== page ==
• Counsel for NRW went out of their way to disrupt Mr Ashwin’s evidence claiming that in trying to describe a very complicated statistical model Mr Ashwin was introducing new evidence.  In the same vein the NRW Counsel complained that the Drs O’Hagan and Fop the Dublin consultants independent assessment of the methodology was inadmissible as Mr Ashwin could not provide an engagement letter which clearly advised Drs O’Hagan and Fop that the present CL regression line was based upon Bayesian methodology.  
  • In his oral evidence Mr Barry, a statistician employed by CEFAS, explained that differences in the statistical methodology was just an argument between academics on the most appropriate method and that he personally supported

the present model.  In the O’Hagan and Fop paper[5] they recommend the use of a time-based methodology and in the link to the revised methodology[6] much of what O’Hagan and Fop advocated has been applied. This revised methodology also includes the use of the Monte Carlo simulation used to model the probability of different outcomes in a process that cannot easily be predicted due to the intervention of random variables.  Due to the random variables used in the present methodology NRW plot a graph as a ‘best fit’ based upon a theoretical curve known as a Ricker curve.  This best fit is simply an educated guess which is no basis to introduce legislation let alone use this as an excuse to hide behind a ‘precautionary approach’.

  1. In simple terms the present statistical model is flawed i.e. rubbish-in = rubbishout. This is primarily due to input variables based upon uncertain data with reliance on the assumption that water quality is pristine and that angler rod catch returns are accurate.  The present methodology takes no account of variables such as flood events, pollution, and predation and assumes a split between 1 Sea Winter (1SW) and Multi Sea Winter (MSW) salmon which due to changes in the marine environment is no longer valid.  In his proof of evidence Mr Davidson[7] identifies the shift in run composition from 1SW to MSW salmon and yet this is not, at this time, factored into the calculation of the CL i.e. more eggs are being deposited due to greater numbers of MSW fish returning to our rivers.
  2. The river Dee is a highly modified water course due to the river being used as a conduit to transport water from the Celyn reservoir to pumping stations. The Dee is used as an index river[8] and as such assessments of CL and smolt output are used as benchmarks for other rivers in Wales.  Any errors in the Dee assessment are therefore replicated in all Welsh rivers, Mr Ashwin for CPWF covers this issue in his closing statement.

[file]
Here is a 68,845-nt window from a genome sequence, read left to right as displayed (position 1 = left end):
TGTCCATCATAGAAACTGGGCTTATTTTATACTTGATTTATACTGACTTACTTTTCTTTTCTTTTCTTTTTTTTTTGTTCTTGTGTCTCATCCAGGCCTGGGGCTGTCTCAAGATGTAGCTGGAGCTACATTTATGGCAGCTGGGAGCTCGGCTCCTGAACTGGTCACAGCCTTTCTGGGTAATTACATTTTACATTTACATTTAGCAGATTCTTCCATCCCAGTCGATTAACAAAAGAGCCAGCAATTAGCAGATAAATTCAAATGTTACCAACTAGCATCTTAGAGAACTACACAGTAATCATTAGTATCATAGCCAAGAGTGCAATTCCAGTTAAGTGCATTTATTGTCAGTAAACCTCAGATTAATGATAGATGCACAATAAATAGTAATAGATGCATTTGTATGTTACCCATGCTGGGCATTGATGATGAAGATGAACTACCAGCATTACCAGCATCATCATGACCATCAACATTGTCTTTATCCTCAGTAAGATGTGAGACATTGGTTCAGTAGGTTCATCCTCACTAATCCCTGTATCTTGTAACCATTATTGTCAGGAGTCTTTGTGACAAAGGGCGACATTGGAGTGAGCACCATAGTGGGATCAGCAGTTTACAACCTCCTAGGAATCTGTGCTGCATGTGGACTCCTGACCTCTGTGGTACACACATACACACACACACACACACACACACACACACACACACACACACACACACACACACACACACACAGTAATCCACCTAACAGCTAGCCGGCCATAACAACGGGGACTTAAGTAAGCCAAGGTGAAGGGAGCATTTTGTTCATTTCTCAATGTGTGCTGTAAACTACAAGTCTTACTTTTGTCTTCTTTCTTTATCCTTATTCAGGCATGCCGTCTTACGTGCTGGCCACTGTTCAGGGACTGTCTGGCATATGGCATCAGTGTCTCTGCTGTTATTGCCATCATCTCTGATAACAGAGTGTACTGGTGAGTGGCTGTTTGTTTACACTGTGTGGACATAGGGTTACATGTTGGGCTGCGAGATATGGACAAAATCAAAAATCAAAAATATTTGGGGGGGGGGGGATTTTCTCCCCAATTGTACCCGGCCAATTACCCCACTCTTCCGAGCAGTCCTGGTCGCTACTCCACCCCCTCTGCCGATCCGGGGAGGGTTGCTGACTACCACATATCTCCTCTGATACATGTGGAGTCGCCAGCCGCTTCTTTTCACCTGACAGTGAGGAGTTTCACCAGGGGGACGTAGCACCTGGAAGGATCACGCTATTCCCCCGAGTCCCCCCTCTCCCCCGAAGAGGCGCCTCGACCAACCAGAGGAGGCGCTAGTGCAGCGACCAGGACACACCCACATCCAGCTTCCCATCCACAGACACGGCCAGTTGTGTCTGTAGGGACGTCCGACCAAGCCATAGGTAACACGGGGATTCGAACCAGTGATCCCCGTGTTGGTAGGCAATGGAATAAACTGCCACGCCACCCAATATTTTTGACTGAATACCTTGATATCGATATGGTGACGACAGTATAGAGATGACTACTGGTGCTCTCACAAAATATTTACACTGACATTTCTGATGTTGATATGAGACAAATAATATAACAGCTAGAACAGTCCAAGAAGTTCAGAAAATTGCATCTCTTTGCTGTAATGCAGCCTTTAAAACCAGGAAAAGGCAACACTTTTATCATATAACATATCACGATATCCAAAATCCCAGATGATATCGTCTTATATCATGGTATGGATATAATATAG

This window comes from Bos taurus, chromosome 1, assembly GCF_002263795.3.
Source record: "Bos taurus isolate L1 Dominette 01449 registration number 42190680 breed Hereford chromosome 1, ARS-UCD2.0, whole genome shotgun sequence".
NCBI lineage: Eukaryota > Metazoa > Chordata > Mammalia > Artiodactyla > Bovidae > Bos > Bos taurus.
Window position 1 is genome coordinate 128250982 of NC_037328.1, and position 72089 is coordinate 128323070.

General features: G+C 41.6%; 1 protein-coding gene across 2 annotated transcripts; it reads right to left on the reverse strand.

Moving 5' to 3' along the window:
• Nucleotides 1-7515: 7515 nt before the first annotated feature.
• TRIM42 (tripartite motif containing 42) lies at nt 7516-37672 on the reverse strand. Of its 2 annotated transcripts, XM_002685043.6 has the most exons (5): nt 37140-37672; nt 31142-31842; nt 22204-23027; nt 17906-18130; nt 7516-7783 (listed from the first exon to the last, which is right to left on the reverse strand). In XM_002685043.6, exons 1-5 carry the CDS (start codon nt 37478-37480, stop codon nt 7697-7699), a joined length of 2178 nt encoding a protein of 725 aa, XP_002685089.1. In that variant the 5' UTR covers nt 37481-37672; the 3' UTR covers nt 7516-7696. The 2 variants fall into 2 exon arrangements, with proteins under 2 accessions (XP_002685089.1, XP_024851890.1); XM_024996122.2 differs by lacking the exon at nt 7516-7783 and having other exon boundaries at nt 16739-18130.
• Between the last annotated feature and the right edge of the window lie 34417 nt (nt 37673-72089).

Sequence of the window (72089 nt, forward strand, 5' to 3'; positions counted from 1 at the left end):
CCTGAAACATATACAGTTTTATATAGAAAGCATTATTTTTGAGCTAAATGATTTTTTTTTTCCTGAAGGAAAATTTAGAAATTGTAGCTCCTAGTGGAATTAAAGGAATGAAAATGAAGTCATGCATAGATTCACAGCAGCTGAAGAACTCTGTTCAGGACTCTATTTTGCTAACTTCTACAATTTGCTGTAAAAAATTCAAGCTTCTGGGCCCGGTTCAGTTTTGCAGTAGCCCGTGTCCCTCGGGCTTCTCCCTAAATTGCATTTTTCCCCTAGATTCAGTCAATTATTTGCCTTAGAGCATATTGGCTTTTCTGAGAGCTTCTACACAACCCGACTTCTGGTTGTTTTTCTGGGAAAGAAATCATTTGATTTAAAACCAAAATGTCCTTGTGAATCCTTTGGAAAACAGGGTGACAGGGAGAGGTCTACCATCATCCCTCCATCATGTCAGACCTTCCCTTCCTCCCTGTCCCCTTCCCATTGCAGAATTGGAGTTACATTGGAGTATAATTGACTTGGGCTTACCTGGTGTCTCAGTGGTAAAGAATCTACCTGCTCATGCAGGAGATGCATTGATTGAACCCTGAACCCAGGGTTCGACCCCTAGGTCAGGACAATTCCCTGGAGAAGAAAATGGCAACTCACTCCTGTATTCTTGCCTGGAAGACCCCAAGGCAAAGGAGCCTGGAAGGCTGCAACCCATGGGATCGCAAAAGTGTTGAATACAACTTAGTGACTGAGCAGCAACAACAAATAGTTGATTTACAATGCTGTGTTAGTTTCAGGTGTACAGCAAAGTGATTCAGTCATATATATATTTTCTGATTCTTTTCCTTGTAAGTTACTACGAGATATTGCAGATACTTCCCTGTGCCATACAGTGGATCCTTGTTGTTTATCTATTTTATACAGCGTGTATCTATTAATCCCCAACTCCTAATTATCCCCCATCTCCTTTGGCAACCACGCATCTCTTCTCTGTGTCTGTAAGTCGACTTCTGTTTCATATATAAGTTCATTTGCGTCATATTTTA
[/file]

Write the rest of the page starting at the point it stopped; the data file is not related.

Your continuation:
3. In the proof of evidence from Mr Gough[9] it is recognised that many migratory fish stocks have been in decline for the past decade (this is not disputed by CPWF) this is despite the response from anglers who have increasingly voluntarily returned the salmon they catch[10].  It should be noted that whilst anglers have responded over the past decade there has been little or no response from NRW or its predecessor agencies in identifying and taking positive action to reverse this decline i.e. NRW and its predecessor agencies have failed in their statutory duty to ‘maintain fisheries’, there has only been reliance on anglers taking action.  NRW now leans heavily on a precautionary approach due to their lack of objective evidence in an attempt to cover up their failings in maintaining fisheries whilst accepting that angler exploitation is not the issue.
  4. In his proof of evidence Mr Gough states that logic indicates that if more fish are saved it will lead to increased spawning resource, leading to the production of greater numbers of juvenile fish.  Whilst this appears to be a logical argument it is not supported by evidence.  
  5. In the NRW evidence[11] there is a table showing the exploitation rate and catch return rate on the Dee between 1992 and 2017.  This table as with several others in the NRW evidence is misleading as the exploitation rate is based upon declared catch returns (fish caught by anglers) and not the exploitation based upon the estimated number of salmon which enter the river.  Recreational angling is not an efficient method of catching migratory fish.  It is estimated that anglers catch between 10% and 15% of salmon which enter our rivers, Mr Davidson (NRW) estimated that this can be as high as 20% in some years.  In my evidence I produced slides[12] to illustrate the core issues, in slide 5 I used data from an NRW spreadsheet showing salmon catch rates during 2016.  From this slide it can be shown that in 2016 the exploitation by anglers assuming anglers catching 15% (the average is more likely 12%) of the total number of salmon which enter Welsh rivers equates to an exploitation of 3% (only 50% of these would be hen fish). In his oral presentation Dr Mawle suggested that exploitation is between 3% and 4% on the river Usk.    On an individual river basis, using the 2016 data, the exploitation rate for each river varies between 1% and 8% i.e. there are more than enough fish surviving to spawn and it is the in-river losses which must be addressed. Whilst anglers can and do assist by voluntary measures in this process, they are not the prime cause of the decline, this is acknowledged by both NRW[13] and CEFAS[14].  I refer you to Fig 1 ‘From Egg to Sea and Back’ in the CPWF evidence (page 7) which demonstrates where the major losses occur.